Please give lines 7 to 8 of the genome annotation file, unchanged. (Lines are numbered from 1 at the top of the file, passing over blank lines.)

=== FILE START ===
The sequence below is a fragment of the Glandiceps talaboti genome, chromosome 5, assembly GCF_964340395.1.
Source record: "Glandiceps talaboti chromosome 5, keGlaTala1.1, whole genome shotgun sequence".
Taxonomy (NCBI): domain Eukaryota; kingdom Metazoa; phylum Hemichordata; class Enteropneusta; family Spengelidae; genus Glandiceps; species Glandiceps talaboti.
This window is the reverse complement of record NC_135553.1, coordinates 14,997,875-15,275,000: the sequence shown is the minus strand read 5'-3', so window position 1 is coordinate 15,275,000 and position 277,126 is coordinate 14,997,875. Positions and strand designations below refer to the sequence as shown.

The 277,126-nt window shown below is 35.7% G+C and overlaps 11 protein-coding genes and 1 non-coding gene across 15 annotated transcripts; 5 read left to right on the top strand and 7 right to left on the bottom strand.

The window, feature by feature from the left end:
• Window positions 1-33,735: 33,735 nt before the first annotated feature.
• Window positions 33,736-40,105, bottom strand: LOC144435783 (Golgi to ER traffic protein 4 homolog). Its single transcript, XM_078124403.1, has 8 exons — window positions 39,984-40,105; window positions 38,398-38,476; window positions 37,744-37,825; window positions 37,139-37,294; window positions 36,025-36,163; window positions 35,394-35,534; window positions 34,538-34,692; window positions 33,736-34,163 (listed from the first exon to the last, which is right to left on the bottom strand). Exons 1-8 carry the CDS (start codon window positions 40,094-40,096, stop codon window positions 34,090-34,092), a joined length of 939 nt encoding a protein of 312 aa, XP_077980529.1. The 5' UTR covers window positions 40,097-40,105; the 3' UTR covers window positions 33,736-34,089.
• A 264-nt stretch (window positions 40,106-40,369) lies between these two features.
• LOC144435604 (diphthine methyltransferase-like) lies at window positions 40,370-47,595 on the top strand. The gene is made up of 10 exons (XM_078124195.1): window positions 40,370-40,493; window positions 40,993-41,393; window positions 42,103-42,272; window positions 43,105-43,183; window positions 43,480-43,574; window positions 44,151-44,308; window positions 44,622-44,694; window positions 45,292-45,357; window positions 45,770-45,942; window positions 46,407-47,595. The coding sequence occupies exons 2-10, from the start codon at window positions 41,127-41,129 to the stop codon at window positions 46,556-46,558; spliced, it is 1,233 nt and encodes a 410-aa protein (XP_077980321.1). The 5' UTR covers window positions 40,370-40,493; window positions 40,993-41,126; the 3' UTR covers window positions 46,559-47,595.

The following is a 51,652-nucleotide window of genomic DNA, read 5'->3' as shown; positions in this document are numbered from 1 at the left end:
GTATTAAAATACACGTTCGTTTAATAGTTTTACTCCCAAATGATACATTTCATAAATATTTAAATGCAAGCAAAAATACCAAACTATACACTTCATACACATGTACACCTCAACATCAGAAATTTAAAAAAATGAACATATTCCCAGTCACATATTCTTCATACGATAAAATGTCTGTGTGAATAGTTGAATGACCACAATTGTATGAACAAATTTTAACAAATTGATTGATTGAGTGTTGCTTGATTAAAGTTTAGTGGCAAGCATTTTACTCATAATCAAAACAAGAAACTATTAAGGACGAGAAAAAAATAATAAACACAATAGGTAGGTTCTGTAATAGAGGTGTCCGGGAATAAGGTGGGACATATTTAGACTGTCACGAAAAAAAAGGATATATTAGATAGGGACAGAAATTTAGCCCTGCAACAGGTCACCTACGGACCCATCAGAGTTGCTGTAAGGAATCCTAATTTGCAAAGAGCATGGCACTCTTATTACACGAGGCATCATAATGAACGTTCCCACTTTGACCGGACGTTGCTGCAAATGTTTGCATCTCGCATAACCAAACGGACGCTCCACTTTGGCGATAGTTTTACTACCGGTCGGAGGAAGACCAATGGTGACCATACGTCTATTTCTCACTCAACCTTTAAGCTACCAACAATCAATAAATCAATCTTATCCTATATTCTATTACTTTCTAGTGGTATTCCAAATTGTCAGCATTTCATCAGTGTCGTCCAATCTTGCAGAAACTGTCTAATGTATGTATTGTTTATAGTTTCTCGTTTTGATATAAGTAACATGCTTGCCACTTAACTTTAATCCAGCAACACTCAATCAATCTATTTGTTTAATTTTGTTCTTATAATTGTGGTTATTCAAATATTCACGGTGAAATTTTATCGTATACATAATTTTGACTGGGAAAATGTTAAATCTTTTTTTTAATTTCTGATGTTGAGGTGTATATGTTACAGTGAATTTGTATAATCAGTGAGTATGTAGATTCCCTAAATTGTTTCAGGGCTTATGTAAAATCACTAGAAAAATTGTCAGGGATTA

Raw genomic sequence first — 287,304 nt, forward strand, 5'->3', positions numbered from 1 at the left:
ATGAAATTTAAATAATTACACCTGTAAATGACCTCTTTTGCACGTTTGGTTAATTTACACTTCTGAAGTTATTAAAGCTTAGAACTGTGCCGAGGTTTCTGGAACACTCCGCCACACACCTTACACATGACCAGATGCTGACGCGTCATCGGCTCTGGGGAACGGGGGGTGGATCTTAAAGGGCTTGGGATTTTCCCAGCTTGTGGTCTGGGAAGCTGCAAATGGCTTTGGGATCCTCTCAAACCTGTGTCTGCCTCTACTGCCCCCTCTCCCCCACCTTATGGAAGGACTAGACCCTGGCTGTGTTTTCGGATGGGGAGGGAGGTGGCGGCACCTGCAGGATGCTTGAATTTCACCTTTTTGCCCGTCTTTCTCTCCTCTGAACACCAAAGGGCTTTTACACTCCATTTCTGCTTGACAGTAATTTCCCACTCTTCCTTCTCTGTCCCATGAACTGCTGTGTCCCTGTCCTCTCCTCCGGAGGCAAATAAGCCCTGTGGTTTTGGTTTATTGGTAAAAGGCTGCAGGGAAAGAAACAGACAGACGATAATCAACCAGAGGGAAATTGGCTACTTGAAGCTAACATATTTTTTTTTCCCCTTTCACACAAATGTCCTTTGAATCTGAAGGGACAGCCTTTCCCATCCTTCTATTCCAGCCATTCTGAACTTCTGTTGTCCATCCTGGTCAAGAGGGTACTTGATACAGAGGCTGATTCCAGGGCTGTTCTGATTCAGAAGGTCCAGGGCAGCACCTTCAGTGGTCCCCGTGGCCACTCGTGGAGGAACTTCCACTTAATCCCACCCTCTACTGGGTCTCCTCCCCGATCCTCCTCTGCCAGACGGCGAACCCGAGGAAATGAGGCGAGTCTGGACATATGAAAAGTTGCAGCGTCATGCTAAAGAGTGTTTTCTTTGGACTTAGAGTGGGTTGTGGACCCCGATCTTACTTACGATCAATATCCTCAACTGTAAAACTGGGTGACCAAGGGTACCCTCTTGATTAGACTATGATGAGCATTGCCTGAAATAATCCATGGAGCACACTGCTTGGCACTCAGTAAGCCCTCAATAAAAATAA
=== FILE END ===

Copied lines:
• Window positions 1-33,735: 33,735 nt before the first annotated feature.
• Window positions 33,736-40,105, bottom strand: LOC144435783 (Golgi to ER traffic protein 4 homolog). Its single transcript, XM_078124403.1, has 8 exons — window positions 39,984-40,105; window positions 38,398-38,476; window positions 37,744-37,825; window positions 37,139-37,294; window positions 36,025-36,163; window positions 35,394-35,534; window positions 34,538-34,692; window positions 33,736-34,163 (listed from the first exon to the last, which is right to left on the bottom strand). Exons 1-8 carry the CDS (start codon window positions 40,094-40,096, stop codon window positions 34,090-34,092), a joined length of 939 nt encoding a protein of 312 aa, XP_077980529.1. The 5' UTR covers window positions 40,097-40,105; the 3' UTR covers window positions 33,736-34,089.